Spacer | bioequivalence.eu

Spacer

If a pMDI is to be used in children it must be developed for use together with a specific appropriate spacing device. Differences between inhalation devices can cause several fold changes in efficacy as well as systemic bioavailability. Effective spacers improve lung dose and facilitate coordination between actuation and inhalation. Also, spacers decrease the amount of medicinal product deposited in the mouth and pharynx and subsequently swallowed. Spacers perform differently with different active substances and formulations. The distribution and response to an active substance cannot be assumed to be equivalent if a different spacer is used or if a different pMDI is used with the same spacer. The development of a pMDI should always include the testing of at least one specific named spacer for use with the particular pMDI containing a particular active substance. The behaviour of the spacer will depend on the volume and material of the holding chamber, on the electrostatic properties of the internal surface of the chamber and on the way in which the device is used. Hence the in vitro testing should be carried out by preparing the spacer and setting up the apparatus in a clinically relevant manner which may influence the performance of the product, for example, inserting a time delay between actuation and inhalation to simulate tidal breathing and washing/preparation of the spacer before and during use according to the instructions of the manufacturer of the spacer.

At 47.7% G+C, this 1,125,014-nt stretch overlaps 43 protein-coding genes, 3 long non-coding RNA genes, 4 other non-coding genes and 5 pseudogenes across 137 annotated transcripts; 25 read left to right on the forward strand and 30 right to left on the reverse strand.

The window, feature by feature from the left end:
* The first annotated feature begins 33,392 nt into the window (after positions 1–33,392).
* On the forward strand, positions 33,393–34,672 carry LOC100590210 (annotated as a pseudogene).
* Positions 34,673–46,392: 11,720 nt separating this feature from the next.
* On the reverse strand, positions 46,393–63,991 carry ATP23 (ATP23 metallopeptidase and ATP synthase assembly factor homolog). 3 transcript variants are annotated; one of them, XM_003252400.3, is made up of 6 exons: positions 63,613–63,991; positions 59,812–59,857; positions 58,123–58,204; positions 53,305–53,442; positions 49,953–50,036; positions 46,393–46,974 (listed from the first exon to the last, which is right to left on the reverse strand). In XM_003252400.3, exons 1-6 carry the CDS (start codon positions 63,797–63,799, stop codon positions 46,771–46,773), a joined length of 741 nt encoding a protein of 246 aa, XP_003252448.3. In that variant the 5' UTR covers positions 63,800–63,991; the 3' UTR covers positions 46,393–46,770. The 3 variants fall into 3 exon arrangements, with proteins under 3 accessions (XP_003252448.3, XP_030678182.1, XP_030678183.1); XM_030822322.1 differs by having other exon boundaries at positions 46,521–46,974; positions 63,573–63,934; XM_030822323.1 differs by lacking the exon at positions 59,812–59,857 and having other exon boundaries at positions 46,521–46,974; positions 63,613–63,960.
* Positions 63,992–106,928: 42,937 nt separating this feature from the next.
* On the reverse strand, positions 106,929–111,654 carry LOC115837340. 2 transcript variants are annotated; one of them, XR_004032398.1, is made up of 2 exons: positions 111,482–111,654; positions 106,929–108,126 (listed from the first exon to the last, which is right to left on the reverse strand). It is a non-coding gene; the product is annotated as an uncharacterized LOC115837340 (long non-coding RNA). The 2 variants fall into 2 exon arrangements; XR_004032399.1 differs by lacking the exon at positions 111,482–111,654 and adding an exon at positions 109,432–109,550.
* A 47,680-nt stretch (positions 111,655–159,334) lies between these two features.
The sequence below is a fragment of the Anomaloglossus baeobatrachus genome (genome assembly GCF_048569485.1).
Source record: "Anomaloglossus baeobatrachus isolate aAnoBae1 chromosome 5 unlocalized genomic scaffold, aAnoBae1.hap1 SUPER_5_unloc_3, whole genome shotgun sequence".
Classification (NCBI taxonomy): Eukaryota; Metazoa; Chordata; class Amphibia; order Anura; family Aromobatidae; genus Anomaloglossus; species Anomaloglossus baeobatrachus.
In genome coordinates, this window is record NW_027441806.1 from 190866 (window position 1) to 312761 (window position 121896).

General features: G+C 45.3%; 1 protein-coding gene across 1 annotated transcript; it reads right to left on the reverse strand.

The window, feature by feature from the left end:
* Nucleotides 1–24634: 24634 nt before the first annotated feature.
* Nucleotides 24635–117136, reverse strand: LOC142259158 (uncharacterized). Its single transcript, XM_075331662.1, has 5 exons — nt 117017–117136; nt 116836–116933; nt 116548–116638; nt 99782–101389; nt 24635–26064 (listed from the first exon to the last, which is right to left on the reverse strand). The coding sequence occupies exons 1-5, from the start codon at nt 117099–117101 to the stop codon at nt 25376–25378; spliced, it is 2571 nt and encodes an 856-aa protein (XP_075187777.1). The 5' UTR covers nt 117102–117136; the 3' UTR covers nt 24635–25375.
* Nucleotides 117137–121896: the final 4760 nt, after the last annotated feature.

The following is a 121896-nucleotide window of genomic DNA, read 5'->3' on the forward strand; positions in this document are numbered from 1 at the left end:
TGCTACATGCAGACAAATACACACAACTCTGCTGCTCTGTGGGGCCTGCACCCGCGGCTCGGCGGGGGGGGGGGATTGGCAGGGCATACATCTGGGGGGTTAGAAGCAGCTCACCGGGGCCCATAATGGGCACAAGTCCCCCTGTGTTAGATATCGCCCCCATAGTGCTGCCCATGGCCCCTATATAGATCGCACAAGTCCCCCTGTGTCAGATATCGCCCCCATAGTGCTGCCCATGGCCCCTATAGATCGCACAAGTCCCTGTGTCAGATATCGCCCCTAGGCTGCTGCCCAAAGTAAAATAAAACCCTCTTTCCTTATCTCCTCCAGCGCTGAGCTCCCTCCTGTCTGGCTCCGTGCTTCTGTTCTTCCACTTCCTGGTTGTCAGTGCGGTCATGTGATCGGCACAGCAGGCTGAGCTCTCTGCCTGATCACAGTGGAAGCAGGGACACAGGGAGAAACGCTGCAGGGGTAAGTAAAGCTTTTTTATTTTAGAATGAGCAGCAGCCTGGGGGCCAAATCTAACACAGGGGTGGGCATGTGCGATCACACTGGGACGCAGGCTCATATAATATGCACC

bioequivalence.eu
Professor Hans Bisgaard • Copenhagen • Denmark • Bisgaard@copsac.com